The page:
Imagine this: You are a reasonably decent golfer, preparing to tee off from a 415-yard, par 4, dog-leg right. In case you’re not a golfer, that’s a pretty long shot and the hole isn’t straight ahead; it’s around a corner and out of sight. At that moment, what is a reasonable expectation for your first shot?

Drop the ball in the cup? Probably not! Even the best golfers in the world wouldn’t have that expectation.

A reasonable expectation would be to hit the ball down the fairway far enough and straight enough to get you at the bend of the dog-leg where you can see the green.

From there, you hope to land the ball on the green with your second shot. Then, with steady play, you look to two-putt it and achieve par. Congratulations!

What does any of this have to do with networking? Well, everything if you think about it.

When you walk into that networking event -- whether it is a business afterhours, a Chamber event, or (coincidently enough) a golf outing – it’s the equivalent of preparing to tee off from a 415-yard, par 4, dog-leg right. The objective or expectation should not be to close business, which is the golfing equivalent of dropping the ball in the cup.

After all, people are there simply to network. They want to reconnect with familiar faces (and maybe meet some new ones), have a warm cup of coffee or a cold beer, and casually talk about life, the weather, sports and the insanity of our elected officials. The subject of business may not even come up.

Know this: No one is at the event thinking, "I sure hope I meet someone who can help me with my basement mold issue." And no one showed up carrying a check with your name on it (unless, of course they owed you money … it which case, get the money NOW!).

You may be thinking, “Isn’t that just socializing?” Well, yes and no.

Let's work through a potential scenario … You show up at an afterhours, get your name tag and a drink, and start to mingle. The first person you meet is an elderly gentleman. Through the course of small talk, you learn that he is retired after a successful career as CFO of a local mid-sized company. Although retired, he remains active in the community, devoting time with Rotary.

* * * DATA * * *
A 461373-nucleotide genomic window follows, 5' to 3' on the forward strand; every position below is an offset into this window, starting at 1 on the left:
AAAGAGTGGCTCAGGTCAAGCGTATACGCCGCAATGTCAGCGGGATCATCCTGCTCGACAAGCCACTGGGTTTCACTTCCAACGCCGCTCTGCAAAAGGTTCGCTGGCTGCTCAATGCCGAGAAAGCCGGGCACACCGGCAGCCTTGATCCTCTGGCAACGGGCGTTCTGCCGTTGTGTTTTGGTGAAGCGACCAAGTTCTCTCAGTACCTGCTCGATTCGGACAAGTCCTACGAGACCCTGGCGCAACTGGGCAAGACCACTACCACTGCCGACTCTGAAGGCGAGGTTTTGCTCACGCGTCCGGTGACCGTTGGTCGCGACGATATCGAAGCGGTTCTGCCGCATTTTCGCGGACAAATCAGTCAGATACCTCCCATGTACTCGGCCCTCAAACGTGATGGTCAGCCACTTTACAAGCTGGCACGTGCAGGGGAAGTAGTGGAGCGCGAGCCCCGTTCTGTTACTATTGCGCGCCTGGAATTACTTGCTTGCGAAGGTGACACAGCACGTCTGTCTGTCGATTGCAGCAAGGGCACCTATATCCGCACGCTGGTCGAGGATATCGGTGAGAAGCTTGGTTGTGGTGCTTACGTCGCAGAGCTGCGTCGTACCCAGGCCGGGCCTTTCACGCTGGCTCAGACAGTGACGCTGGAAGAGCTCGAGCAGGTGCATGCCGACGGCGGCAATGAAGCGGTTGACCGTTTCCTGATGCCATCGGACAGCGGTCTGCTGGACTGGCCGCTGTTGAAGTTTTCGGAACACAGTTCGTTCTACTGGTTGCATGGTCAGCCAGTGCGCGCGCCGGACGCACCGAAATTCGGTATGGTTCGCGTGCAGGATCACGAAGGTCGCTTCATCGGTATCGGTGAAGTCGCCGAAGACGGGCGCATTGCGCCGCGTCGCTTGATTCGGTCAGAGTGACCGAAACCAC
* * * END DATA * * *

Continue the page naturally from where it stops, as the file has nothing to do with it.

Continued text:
Though you don't share much about your business, you share enough to intrigue him. He remarks, "WOW! I bet you have some interesting experiences. I would love to connect you with the program chair of our Rotary Club. We are always looking to hear about the stories of others in our community."

Now, there’s no money in speaking to the Rotary. Yet, not one to say “NO”, you agree and later than month you’re standing in front of the Rotary Club sharing stories about moldy basements and backed up sump pumps. The audience seems to enjoy your presentation and you chat with the Rotarians while enjoying your free lunch.

One of your table mates, a seasoned financial advisor, asks if you’re available to do the same program for his HOA (you see, his wife is the President of the HOA and has tasked him with getting a speaker for an upcoming meeting). He asks, "Could you come out to the Marble Hill HOA and do that same program two weeks from Tuesday night?"

You wonder if this is the "highest and best use" of your time. After all, the Marble Hill subdivision is brand new with million dollar homes situated so far up from the flood plain that basement water will likely never be an issue. But you’re not busy that night, so you again agree to speak.

Two weeks later you take your program to the Marble Hill HOA meeting and entertain another mass of strangers with sage advice on protecting their "finished basement" investments. By this time you start to think. "Why am I wasting my time speaking to groups? There’s no money in this and I need customers!"

But, as you are leaving, a woman approaches and says, "Can you do anything about attic mold? My sister and brother-in-law just purchased a small apartment complex and it seems the previous owner didn’t properly vent eight bathrooms in the attic. It wasn’t picked up on inspection and now they have a terrible mold problem. The city is threatening to condemn the building and the tenants are talking about suing! Can you help?"

“Absolutely!” you confidently respond.  And two days later, you are zipping up a white hazmat suit and your month is made.

So, back to my golfing analogy. You drove the ball straight down the fairway when you connected with the retired CFO who’s in the Rotary. Your second shot - speaking to the Rotary, chatting with people over lunch, and connecting with the gentleman whose wife needed a speaker for the HOA meeting – landed solidly on the green. Third shot – speaking to the HOA (even though in your mind they would have no need for your services). And the “tap into the cup” was the lady with the attic mold situation, a conversation that resulted in a huge contract and the potential for more business via referrals from the satisfied customer.

This is networking. It might not work exactly like this. But it follows a similar pattern. Something completely unrelated leads to something else, which leads to something else and then another thing. In time, business happens (often when you least expect it). You simply need to meet lots of people and then patiently wait to see where it leads.